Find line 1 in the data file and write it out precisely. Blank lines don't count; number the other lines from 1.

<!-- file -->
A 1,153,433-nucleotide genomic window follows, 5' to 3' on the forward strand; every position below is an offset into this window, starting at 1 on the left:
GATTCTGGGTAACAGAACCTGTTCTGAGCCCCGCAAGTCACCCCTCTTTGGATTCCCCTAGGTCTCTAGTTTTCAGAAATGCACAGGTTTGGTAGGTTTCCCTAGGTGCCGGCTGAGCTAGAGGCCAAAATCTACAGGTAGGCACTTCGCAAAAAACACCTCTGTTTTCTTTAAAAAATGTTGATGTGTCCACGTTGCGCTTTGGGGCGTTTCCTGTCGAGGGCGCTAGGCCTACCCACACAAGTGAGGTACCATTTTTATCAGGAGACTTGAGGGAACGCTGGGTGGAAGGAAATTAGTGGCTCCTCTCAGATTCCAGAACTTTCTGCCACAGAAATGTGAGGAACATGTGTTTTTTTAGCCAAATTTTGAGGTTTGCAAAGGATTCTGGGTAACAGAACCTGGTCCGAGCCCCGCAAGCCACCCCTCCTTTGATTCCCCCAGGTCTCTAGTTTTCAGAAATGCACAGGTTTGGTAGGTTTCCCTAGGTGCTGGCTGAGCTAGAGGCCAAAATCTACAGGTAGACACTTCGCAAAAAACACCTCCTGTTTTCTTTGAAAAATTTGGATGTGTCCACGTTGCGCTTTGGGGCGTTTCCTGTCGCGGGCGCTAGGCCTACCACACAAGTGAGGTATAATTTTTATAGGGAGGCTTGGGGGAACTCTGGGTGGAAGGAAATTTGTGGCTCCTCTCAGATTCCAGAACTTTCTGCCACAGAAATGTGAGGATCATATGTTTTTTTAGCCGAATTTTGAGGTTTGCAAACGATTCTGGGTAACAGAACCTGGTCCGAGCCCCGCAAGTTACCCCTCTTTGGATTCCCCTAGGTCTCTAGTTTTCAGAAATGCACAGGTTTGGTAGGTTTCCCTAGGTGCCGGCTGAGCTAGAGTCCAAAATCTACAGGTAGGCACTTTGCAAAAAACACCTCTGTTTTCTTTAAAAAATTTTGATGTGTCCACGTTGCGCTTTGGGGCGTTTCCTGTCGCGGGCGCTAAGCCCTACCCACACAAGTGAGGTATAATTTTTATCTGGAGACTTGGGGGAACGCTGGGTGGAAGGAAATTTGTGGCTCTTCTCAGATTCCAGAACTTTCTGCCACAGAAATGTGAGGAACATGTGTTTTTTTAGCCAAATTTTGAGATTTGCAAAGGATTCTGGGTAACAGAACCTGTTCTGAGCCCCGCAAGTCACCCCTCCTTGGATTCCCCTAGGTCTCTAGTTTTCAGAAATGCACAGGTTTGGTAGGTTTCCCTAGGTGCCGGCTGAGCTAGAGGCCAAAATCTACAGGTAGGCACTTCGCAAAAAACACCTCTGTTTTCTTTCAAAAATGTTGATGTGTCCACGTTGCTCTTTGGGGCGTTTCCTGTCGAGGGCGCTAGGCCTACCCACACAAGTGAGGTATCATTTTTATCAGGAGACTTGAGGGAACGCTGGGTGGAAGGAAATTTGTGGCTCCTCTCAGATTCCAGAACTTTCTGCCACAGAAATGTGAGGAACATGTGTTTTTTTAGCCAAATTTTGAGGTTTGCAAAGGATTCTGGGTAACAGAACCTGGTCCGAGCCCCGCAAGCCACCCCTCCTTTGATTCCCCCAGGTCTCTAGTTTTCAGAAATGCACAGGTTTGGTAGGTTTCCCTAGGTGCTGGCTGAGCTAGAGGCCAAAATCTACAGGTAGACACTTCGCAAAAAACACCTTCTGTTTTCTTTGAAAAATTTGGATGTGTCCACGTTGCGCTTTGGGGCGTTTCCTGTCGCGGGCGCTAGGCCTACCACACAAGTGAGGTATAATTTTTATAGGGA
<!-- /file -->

A 1,153,433-nucleotide genomic window follows, 5' to 3' on the forward strand; every position below is an offset into this window, starting at 1 on the left: